Monday, October 21, 2013

Monday, October 21, 2013 8:08 am by Cristina in , , , ,    No comments
The Conversation discusses whether the many references to Man Booker Prize-winner Eleanor Catton's 'tender age' are justified:
Goethe published The Sorrows of Young Werther (1786) when he was 25 and Emily Brontë published Wuthering Heights (1847) when she was 28 – by that age John Keats was already three years buried. (Bronwyn Lea)
The News-Gazette has an article on Alfred Hitchcock's Rebecca.
Though set in modern times, "Rebecca" tells a familiar Gothic tale. A relatively plain, reserved lower-class young woman is swept off her feet by a brooding wealthy man who clearly has dark, tragic secrets in his past. She becomes his wife and the mistress of his huge family estate, but the past wells up to compromise their happiness and even threaten their lives. Charlotte Bronte's "Jane Eyre" is the classic example of this sort of story. [...]
The heroine (Joan Fontaine) does not have a name — at least no one calls her by name until she marries, and then she's Mrs. De Winter. Mr. de Winter, Maxim, is played by Laurence Olivier, who had played that other classic brooder, Heathcliff, the year before in the MGM adaptation of "Wuthering Heights." (Olivier's on-screen angst earned him Oscar nominations for both roles.) (Richard J. Leskosky)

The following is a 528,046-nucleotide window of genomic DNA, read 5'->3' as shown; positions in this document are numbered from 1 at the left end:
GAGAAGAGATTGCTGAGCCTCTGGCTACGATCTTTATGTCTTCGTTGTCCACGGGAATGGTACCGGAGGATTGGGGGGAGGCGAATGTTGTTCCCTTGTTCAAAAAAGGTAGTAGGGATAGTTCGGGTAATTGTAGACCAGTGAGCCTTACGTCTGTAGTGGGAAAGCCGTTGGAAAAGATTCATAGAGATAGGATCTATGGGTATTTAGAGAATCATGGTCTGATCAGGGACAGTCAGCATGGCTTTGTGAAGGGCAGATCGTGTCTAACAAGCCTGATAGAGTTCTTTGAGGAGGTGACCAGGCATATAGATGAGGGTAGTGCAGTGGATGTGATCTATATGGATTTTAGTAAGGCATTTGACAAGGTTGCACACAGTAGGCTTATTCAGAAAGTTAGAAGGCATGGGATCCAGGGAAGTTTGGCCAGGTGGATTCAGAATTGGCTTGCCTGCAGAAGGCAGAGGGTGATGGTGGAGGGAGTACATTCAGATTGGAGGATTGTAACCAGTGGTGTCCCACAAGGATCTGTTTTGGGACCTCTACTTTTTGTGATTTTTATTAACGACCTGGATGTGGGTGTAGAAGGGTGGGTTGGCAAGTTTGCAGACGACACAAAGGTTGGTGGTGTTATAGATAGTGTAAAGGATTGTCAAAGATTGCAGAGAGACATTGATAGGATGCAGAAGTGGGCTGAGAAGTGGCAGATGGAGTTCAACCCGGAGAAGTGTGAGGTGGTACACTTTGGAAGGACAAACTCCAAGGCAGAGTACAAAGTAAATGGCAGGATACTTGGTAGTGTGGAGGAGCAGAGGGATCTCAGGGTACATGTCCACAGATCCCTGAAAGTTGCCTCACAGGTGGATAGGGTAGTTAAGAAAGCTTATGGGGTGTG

Tech Cocktail asks online businesses to 'stop insulting [...] customers with cookies'.
... cookies can be irrelevant. Most families share computers and accounts, especially when using websites such as Amazon or Netflix. This is why you may get recommendations for “Jane Eyre” right alongside a Tom Clancy novel. Does this make sense? No. Does it make Amazon look a little stupid? You decide. (Jack Holt)
The Age (Australia) thinks Kate Bush deserves to be in the Rock and Roll Hall of Fame.
Kate Bush is not in the Rock and Roll Hall of Fame. Is Wuthering Heights a millstone? If so, it's a scandal. Bush has been a pop hitmaker and an artist who has made some startlingly original, emotionally rich soundscapes. But, as Ann Powers at the LA Times music blog puts it, “this thorny English rose is probably too reclusive to ever make it into the Rock Hall's party crowd.” (Mark Sawyer)
We actually think that her Wuthering Heights is a milestone, rather than a millstone.

Journey to Perplexity posts about Wuthering Heights. Gone Bookserk discusses Jane Eyre. Flickr user Alison Wheatley has uploaded a picture of Anne Brontë's grave. The Brontë Parsonage Facebook page tells the story of Hugh Brunty, the Brontës' grandfather.


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